At Leeds Sharp the other day, we started doing the F# Koans as a way of of trying out the language, with the aim of expanding our minds with some functional programming. A bit like coder’s LSD, if you will.
The koans are pretty good at introducing you to things, although initially it’s a bit too easy to get through them without really understanding what’s going on.
However, when you get to the stock example that all changes, as you have to actually use some of what you’ve learned to solve a more involved problem. The purpose of this post is to put up my solution in the hope of getting into a bit of a discussion with others who’ve done it, at Leeds Sharp or otherwise. I have no doubt that my implementation could be improved, so any advice would be more than welcome!
module ``about the stock example`` = let stockData = [ "Date,Open,High,Low,Close,Volume,Adj Close"; "2012-03-30,32.40,32.41,32.04,32.26,31749400,32.26"; // ... "2012-02-29,31.89,32.00,31.61,31.74,59323600,31.74"; ] // function to split a comma-separated string into an array let splitOnCommas (dataAsString:string) = dataAsString.Split([|','|]) // function to take the desired parts of the array as a tuple, // including opening-closing difference let createPriceDifferenceTuple (fullList:string) = ( fullList., abs (Double.Parse(fullList.) - Double.Parse(fullList.)) ) let maximumDifferenceTuple = // split strings into arrays, ignoring header List.map splitOnCommas stockData.Tail // map arrays to tuples |> List.map createPriceDifferenceTuple // get maximum tuple based on second element (price difference) |> List.maxBy snd [<Koan>] let YouGotTheAnswerCorrect() = let result = fst maximumDifferenceTuple // get date, first item in tuple AssertEquality "2012-03-13" result
For anyone using VS2010, one tool you need to try out is NuGet (actually pronounced new-get according to Microsoft, but what do they know?!).
What is it?
NuGet is Microsoft’s answer to the much-lamented gap in the .Net space for a package management tool like Ruby’s Gems or Linux’s RPM.
NuGet simply looks after the download and installation of tools and libraries you use in your projects. It will get the appropriate version of all needed DLLs, configuration files, and related tools, put them in a folder, and do any configuration if needed. Simple! Also useful is the fact that it will download any dependencies – so for example if we want to install Shouldly, which uses Rhino Mocks, NuGet will get the appropriate version of that as well.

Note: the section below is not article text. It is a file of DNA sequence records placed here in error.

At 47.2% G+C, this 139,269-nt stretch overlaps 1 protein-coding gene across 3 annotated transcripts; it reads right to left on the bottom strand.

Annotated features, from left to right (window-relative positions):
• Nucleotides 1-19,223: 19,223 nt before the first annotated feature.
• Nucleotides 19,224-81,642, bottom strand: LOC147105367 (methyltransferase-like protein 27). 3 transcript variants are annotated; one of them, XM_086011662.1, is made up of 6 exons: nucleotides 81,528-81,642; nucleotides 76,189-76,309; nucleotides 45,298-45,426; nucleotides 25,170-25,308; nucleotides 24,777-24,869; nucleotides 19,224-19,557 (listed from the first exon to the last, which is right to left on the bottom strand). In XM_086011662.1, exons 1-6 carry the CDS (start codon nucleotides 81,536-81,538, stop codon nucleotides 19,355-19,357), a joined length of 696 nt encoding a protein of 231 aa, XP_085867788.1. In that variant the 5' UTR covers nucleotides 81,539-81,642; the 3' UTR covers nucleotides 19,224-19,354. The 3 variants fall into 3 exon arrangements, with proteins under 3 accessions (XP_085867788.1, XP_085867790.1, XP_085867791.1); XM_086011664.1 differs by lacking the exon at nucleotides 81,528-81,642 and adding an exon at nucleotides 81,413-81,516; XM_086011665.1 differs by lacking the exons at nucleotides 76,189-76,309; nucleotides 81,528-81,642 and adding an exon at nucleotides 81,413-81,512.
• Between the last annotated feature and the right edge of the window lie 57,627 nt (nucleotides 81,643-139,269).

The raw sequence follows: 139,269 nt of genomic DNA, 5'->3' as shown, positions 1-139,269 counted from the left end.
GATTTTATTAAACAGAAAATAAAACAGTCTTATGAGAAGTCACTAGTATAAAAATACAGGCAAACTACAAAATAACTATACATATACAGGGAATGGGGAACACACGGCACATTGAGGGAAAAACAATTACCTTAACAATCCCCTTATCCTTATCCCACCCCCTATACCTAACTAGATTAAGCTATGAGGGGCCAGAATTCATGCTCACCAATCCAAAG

And that’s about it. So it won’t change your world, but it will save you a good few hours each year hunting for, downloading, and installing tools.
NuGet started out as NuPack, which kind of took over from the Nu open source project. Indeed, NuGet is itself open source, continuing Microsoft’s trend of a more transparent and community-involving future, which is nice.
There are other package managers for .Net, including:
However, as usual, things don’t tend to take off in the .Net community until Microsoft makes their version, which then becomes king. I haven’t tried any of those package managers, but I wouldn’t want to bet on them being too successful now NuGet’s out.
Anyway, enough of the history lesson, how do I use this thing?!
Firstly, you need to get it installed, which is simple as it’s in the Visual Studio Extension Manager (Tools -> Extension Manager). Search the Online Gallery for ‘NuGet’ and you should find it:
A couple of clicks later and you’re ready to go!
Putting it to Use
There are two interfaces. You can either right-click on a project and select ‘Add Library Reference’, and find what you need with a handy visual interface (the same as the Extension Manager):
Or, by selecting Tools -> Library Package Manager -> Package Manager Console, you can use the Powershell-based console version, like a real developer!
(Check out some NuGet Console Commands, if that’s how you want to roll.)
Either way, you’ll end up with a new ‘packages’ folder in your solution, containing the bits you need (as well as having references automatically added to your project, and configuration set):
Et voilá! You’re ready to log/unit test/mock/whatever to your heart’s content.
You can also delete packages, update packages, and so on – it’s all pretty straightforward, so I’ll leave you to work that out.
So what are you waiting for? Go and nu-get it now!! (sorry..)
I just put up a page with a load of book reviews. It’s not finished yet but there are a fair few on there. Check it out if you’re looking for a good read!
describe User do it "should be in any roles assigned to it" do user = User.new user.assign_role("assigned role") user.should be_in_role("assigned role") end
it "should NOT be in any roles not assigned to it" do user.should_not be_in_role("unassigned role") end end
Aside from the test name being a string, you can see the actual assertions in the format ‘variable.should be_some_value’, which is kind of more readable than it might be in C#:
Admittedly, the second example is nicer to read – the trouble with that is that you’re checking a true/false result, so the feedback you get from NUnit isn’t great:
Test ‘Access_Tests.TestAddUser’ failed: Expected: True But was: False
Fortunately, there are a few tools coming out for .net now which address this situation in a bit more of a ruby-like way. The one I’ve been using recently is Shouldly, an open source project on GitHub.
And so on. Not bad, not bad, not sure if it’s worth learning another API for though. However, the real beauty of Shouldly is what you get when an assertion fails. Instead of an NUnit-style
But was: 2
– which gives you a clue, but isn’t terribly helpful – you get:
should be 3
but was 2
See that small but important difference? The variable name is there in the failure message, which makes working out what went wrong a fair bit easier – particularly when a test fails that you haven’t seen for a while.
Even more useful is what you get with checking calls in Rhino Mocks. Instead of calling
fileMover.AssertWasCalled(fm => fm.MoveFile(“test.txt”, “processed\\test.txt”));
and getting a rather ugly and unhelpful
Rhino.Mocks.Exceptions.ExpectationViolationException : IFileMover.MoveFile(“test.txt”, “processed\test.txt”); Expected #1, Actual #0.
With Shouldly, you call
fileMover.ShouldHaveBeenCalled(fm => fm.MoveFile(“test.txt”, “processed\\test.txt”));
and end up with
0: MoveFile(“test1.txt”, “unprocessed\test1.txt”)
1: MoveFile(“test2.txt”, “unprocessed\test2.txt”)
As you can see, it’s not only much more obvious what’s happening, but you actually get a list of all of the calls that were made on the mock object, including parameters! That’s about half my unit test debugging gone right there. Sweet!